Icahn Target SandRidge Drops C-Suite Under Activist PressureBy
Directors slash drilling, corporate budgets amid shakeup
Shale driller mulling unsolicited buyout by Midstates
Activist investor Carl Icahn just got another win in his crusade against SandRidge Energy Inc.’s top management.
The Oklahoma City-based shale driller replaced Chief Executive Officer James Bennett as well as CFO Julian Bott on Thursday and announced drastic cuts to its drilling budget and corporate overhead.
The shakeup comes after the billionaire activist investor successfully pressured SandRidge to abandon plans to acquire rival Bonanza Creek Energy Inc. Icahn voiced “grave concerns” about the company’s governance. Earlier this week, Midstates Petroleum Co. made an unsolicited takeover offer that valued SandRidge at about $589 million as of Monday’s closing price.
“The large shareholders were pretty clear that they were pretty unhappy with management,” Timothy Rezvan, managing director of equity research at Mizuho Securities USA in New York, said by telephone. “We viewed this as a when not an if.”
The driller’s fall from grace has been steep: Once valued at more than $11 billion in 2008, the company is now worth about $574 million after emerging from bankruptcy in 2016. Requests for comment left with SandRidge and Icahn’s office weren’t immediately returned.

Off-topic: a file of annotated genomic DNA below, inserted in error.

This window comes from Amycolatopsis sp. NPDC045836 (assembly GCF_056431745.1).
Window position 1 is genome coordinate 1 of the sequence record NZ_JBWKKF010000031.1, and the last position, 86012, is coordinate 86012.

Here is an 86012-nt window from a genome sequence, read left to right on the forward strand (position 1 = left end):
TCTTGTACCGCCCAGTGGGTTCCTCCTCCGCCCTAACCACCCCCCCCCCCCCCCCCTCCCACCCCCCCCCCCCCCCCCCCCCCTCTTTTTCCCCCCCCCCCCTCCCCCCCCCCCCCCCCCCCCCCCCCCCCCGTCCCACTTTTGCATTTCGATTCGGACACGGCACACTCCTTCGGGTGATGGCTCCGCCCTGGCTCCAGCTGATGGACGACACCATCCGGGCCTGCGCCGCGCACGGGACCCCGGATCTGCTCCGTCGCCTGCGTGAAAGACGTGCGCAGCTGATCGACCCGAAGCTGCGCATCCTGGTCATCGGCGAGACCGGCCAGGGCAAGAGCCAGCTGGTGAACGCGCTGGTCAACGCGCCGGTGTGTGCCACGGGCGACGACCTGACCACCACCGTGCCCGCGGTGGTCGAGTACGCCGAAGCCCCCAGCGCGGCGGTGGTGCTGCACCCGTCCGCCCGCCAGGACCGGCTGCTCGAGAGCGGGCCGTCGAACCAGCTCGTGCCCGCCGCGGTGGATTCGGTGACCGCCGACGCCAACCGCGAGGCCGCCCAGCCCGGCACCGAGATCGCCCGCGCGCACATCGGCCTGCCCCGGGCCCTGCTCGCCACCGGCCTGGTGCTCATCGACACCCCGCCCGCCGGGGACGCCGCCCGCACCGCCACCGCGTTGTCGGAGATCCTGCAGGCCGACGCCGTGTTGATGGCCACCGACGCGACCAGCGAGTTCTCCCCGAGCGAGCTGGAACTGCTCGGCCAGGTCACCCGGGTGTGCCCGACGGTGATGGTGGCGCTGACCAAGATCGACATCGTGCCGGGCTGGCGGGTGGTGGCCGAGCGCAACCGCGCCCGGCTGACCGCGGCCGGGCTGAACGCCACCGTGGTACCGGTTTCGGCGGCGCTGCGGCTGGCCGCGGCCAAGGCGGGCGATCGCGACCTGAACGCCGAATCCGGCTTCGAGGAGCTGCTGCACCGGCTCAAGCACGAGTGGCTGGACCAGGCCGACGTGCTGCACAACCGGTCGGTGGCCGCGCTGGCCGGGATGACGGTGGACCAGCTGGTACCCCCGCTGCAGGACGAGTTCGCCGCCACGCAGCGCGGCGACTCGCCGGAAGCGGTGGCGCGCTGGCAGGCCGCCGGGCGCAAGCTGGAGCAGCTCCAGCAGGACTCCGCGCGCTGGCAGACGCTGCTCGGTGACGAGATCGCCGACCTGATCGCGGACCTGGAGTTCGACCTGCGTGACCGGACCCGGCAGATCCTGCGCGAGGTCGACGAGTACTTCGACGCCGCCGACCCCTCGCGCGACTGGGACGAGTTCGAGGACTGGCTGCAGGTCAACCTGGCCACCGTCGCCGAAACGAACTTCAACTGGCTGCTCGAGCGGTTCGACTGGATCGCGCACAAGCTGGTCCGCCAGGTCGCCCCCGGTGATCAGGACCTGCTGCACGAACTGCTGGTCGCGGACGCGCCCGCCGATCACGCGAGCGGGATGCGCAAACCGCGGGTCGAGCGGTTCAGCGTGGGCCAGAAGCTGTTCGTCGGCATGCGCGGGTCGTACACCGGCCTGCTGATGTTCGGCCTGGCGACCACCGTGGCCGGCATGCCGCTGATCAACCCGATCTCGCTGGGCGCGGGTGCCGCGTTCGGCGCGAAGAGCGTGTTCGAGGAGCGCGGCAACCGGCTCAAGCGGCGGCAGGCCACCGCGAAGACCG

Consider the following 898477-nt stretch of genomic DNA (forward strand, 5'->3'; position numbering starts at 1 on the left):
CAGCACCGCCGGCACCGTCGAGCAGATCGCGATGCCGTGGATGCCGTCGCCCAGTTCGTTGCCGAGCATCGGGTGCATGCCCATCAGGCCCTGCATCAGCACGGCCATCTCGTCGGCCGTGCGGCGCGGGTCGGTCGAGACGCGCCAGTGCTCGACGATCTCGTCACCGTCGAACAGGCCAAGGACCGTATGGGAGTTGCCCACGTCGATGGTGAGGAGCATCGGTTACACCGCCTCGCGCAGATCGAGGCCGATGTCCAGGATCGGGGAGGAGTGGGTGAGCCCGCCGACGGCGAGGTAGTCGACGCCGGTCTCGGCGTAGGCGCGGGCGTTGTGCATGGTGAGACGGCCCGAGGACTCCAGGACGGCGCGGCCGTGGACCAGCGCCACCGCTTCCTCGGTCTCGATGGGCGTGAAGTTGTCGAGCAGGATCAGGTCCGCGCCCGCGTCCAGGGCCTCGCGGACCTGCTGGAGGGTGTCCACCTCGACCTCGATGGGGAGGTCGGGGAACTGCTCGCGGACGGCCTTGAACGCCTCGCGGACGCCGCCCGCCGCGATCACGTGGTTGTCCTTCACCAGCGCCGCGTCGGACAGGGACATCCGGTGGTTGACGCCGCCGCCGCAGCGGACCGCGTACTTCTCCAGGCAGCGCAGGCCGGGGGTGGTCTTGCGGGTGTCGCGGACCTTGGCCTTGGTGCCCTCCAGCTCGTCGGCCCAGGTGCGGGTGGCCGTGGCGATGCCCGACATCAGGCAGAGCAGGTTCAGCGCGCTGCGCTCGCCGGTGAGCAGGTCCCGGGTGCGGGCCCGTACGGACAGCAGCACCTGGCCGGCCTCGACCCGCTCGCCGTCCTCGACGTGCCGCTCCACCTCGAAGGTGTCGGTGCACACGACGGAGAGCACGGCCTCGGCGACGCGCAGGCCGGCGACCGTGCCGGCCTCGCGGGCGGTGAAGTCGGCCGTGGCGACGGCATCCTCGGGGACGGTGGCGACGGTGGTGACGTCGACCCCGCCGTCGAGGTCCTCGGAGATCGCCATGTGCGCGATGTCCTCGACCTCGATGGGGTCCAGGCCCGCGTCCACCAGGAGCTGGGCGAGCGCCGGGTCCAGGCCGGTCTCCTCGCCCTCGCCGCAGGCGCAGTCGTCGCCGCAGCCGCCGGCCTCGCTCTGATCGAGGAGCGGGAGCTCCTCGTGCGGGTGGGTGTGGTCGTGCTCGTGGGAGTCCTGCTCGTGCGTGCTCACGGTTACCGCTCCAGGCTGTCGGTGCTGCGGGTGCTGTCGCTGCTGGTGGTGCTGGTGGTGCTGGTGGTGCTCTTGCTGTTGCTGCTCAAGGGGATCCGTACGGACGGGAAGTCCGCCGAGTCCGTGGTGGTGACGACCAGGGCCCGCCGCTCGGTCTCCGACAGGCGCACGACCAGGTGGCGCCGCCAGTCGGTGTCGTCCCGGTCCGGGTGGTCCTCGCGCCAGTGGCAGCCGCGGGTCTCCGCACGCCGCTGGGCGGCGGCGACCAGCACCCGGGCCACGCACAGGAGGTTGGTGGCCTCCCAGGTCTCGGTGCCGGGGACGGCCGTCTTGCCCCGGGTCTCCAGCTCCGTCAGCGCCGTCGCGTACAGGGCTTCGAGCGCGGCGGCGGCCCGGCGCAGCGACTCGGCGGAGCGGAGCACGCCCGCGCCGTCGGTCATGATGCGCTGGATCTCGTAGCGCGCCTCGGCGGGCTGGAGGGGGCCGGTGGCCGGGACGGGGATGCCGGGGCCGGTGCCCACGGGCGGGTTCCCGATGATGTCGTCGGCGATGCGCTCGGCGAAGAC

Icahn has already expressed demands that the company still hasn’t met. He said he intends to nominate one new director to the company’s board at its annual general meeting. On top of that, directors that backed Bennett are still in the equation.
“James Bennett guided the company through a challenging period of financial distress,” John Genova, chairman of the board, said in the statement. But “the board has determined that the time has come to transition to new leadership.”
Bill Griffin, who was an independent director, will step up to serve as Interim CEO while the company reviews other candidates. Mike Johnson will serve as interim CFO. The company also announced Sylvia Barnes, owner of a privately held oil and gas investment company, as an independent member of the board.
The producer plans to spend up to $190 million in 2018, down from $247 million the previous year, according to a letter to shareholders. Its focus will remain on the Stack play in the Mid-Continent. It also hopes to reduce general and administrative costs by one-third.
Midstates said its takeover offer already had the support of the two largest shareholders, Fir Tree Partners and Avenue Capital Group. The merger would unite two drillers who are focused on the Mississippian Lime, a formation sitting below Oklahoma and Kansas. Other companies have got out of the play because of its expense: On Tuesday, Chesapeake Energy Corp. announced it was selling $500 million in assets in the formation.